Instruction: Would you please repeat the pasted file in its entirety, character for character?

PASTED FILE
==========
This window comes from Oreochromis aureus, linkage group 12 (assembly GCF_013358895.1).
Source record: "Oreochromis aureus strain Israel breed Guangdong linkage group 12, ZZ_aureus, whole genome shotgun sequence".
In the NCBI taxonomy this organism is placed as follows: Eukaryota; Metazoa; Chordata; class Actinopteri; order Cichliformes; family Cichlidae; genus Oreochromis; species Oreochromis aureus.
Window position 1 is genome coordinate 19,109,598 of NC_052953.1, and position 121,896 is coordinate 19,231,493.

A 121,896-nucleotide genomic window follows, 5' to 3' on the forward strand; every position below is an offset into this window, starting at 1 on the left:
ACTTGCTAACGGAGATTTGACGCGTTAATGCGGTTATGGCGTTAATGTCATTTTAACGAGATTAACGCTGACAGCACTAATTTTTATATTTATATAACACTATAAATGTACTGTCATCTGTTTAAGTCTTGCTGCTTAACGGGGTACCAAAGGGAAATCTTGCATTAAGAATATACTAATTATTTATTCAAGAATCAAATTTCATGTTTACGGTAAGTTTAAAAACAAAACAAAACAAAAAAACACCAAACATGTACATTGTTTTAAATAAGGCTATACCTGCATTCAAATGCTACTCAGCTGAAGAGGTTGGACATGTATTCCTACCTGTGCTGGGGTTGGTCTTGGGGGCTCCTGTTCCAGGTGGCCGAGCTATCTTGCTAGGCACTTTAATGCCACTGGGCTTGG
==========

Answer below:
This window comes from Oreochromis aureus, linkage group 12 (assembly GCF_013358895.1).
Source record: "Oreochromis aureus strain Israel breed Guangdong linkage group 12, ZZ_aureus, whole genome shotgun sequence".
In the NCBI taxonomy this organism is placed as follows: Eukaryota; Metazoa; Chordata; class Actinopteri; order Cichliformes; family Cichlidae; genus Oreochromis; species Oreochromis aureus.
Window position 1 is genome coordinate 19,109,598 of NC_052953.1, and position 121,896 is coordinate 19,231,493.

A 121,896-nucleotide genomic window follows, 5' to 3' on the forward strand; every position below is an offset into this window, starting at 1 on the left:
ACTTGCTAACGGAGATTTGACGCGTTAATGCGGTTATGGCGTTAATGTCATTTTAACGAGATTAACGCTGACAGCACTAATTTTTATATTTATATAACACTATAAATGTACTGTCATCTGTTTAAGTCTTGCTGCTTAACGGGGTACCAAAGGGAAATCTTGCATTAAGAATATACTAATTATTTATTCAAGAATCAAATTTCATGTTTACGGTAAGTTTAAAAACAAAACAAAACAAAAAAACACCAAACATGTACATTGTTTTAAATAAGGCTATACCTGCATTCAAATGCTACTCAGCTGAAGAGGTTGGACATGTATTCCTACCTGTGCTGGGGTTGGTCTTGGGGGCTCCTGTTCCAGGTGGCCGAGCTATCTTGCTAGGCACTTTAATGCCACTGGGCTTGG